freeware, software

Installing Gitless from source code

Git receives a lot of flack for having a poorly created UI on top of a technological monster. Underneath the hood, it may be a beast of an engine, but the user gets to use a 5-in-1 for its keys. Gitless is a convenient hood, but there’s only one catch: all the binaries you can download are 64-bit which means… compiling from source for those of us running 32-bit Linux operating systems.

Turns out, compiling from source is really easy, but there are couple of things that aren’t in the instructions. For this, you are going to need a few things:

  1. Gitless sourcecode, which you can get from the main site.
  2. PyGit
  3. libgit2

… All in the reverse order. They don’t need to go in each others folders, thankfully. The instructions for PyGit are on the docs website… but they aren’t complete, so here’s everything:

Install libgit2 to /usr/local/lib
$ wget
$ tar xzf v0.25.0.tar.gz
$ cd libgit2-0.25.0/
$ cmake .
$ make
$ sudo make install

For ubuntu, you need to install Pip, Python-dev, and Python CFFI:
$ sudo apt-get install pip
$ sudo apt-get install python-dev
$ sudo apt-get install python-cffi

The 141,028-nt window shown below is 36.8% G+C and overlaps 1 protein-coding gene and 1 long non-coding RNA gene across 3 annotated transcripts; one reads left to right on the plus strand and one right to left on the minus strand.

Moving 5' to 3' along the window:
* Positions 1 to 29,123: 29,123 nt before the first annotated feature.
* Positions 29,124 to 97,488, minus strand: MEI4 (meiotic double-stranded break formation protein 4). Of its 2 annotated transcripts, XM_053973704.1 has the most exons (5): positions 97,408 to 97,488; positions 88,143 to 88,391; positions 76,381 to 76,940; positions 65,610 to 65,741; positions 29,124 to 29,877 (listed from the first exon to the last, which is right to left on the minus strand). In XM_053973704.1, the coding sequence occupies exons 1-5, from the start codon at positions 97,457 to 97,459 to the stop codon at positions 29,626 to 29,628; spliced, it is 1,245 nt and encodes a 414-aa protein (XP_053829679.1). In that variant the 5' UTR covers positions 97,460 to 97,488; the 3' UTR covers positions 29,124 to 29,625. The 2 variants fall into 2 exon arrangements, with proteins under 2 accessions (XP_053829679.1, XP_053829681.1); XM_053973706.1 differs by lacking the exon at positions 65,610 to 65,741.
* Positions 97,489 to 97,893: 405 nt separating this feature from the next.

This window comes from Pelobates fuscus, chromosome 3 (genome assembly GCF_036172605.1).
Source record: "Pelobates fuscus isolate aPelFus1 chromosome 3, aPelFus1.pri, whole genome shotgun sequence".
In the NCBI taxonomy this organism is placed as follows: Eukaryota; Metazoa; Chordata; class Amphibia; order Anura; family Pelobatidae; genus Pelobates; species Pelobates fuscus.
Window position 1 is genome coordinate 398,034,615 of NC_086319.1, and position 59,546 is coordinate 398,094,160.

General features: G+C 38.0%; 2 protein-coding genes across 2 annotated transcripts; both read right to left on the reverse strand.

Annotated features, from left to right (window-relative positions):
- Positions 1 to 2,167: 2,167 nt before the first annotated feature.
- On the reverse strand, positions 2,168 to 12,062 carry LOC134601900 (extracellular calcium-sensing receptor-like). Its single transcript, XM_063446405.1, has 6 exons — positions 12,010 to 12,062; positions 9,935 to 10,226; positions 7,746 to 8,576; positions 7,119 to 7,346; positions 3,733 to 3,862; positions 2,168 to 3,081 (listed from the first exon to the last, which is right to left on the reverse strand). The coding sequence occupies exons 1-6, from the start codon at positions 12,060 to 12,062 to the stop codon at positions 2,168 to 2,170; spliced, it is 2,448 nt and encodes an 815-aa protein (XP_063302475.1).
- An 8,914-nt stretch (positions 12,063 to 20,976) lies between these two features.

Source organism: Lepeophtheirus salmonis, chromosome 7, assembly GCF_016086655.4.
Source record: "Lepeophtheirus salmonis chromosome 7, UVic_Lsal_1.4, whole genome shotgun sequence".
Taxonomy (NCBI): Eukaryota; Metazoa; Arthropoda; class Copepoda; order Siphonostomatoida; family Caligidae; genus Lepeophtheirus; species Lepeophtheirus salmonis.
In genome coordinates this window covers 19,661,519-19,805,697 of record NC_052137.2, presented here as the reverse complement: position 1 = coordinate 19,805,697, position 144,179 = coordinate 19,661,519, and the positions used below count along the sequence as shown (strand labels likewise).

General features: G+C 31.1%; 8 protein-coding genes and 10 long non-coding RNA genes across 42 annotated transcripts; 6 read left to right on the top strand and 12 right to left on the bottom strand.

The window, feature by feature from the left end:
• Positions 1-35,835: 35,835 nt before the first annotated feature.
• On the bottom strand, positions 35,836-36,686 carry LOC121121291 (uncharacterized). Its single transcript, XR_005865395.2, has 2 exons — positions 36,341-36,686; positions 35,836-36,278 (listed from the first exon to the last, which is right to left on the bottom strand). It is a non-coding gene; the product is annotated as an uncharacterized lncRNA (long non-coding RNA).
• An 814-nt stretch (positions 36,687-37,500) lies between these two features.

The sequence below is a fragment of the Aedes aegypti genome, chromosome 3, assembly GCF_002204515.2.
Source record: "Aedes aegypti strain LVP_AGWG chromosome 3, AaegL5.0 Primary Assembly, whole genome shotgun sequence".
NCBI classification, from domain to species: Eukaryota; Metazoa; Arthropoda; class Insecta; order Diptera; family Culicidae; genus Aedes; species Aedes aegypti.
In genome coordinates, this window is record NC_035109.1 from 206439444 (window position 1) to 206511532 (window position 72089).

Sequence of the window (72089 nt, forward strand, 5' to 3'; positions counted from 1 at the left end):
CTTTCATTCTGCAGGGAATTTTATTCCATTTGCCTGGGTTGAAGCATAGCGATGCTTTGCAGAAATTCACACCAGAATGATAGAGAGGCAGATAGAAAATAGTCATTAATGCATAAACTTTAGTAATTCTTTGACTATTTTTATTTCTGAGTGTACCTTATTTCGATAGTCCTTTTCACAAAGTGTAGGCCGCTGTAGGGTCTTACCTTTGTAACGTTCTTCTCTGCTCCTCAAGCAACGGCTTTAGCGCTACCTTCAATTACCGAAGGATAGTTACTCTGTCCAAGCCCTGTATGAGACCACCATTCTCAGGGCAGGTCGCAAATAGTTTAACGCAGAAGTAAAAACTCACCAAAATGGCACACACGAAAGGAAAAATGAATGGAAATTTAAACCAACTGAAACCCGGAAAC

python-dev is for Python 2.7. For Python 3 dev, you need:
$ sudo apt-get install python3-dev
Pick one. It shouldn’t matter… I hope. I chose 2.7 and it worked for me.

Get the system to recognize the changes:
$ sudo ldconfig

Finish installation
$ sudo pip install pygit2

Link to Python
$ python -c ‘import pygit2’


Python-CFFI is needed, otherwise you end up with an error something like: cffi.ffiplatform.VerificationError: importing ‘/tmp/pip_build_name/pygit2/__pycache__/’: cannot open shared object file: No such file or directory

The Python dev package is needed otherwise you get the warning: “fatal error: Python.h: No such file or directory”.

The ldconfig call is required so that the system recognizes the changes and you don’t get something like “ cannot open shared object file: No such file or directory“.

Some of the instructions I read didn’t use “sudo” or indicate that they were root. Using “sudo” or working via root is required, however, otherwise you get an error that the installation process can’t access or write to the system directory.


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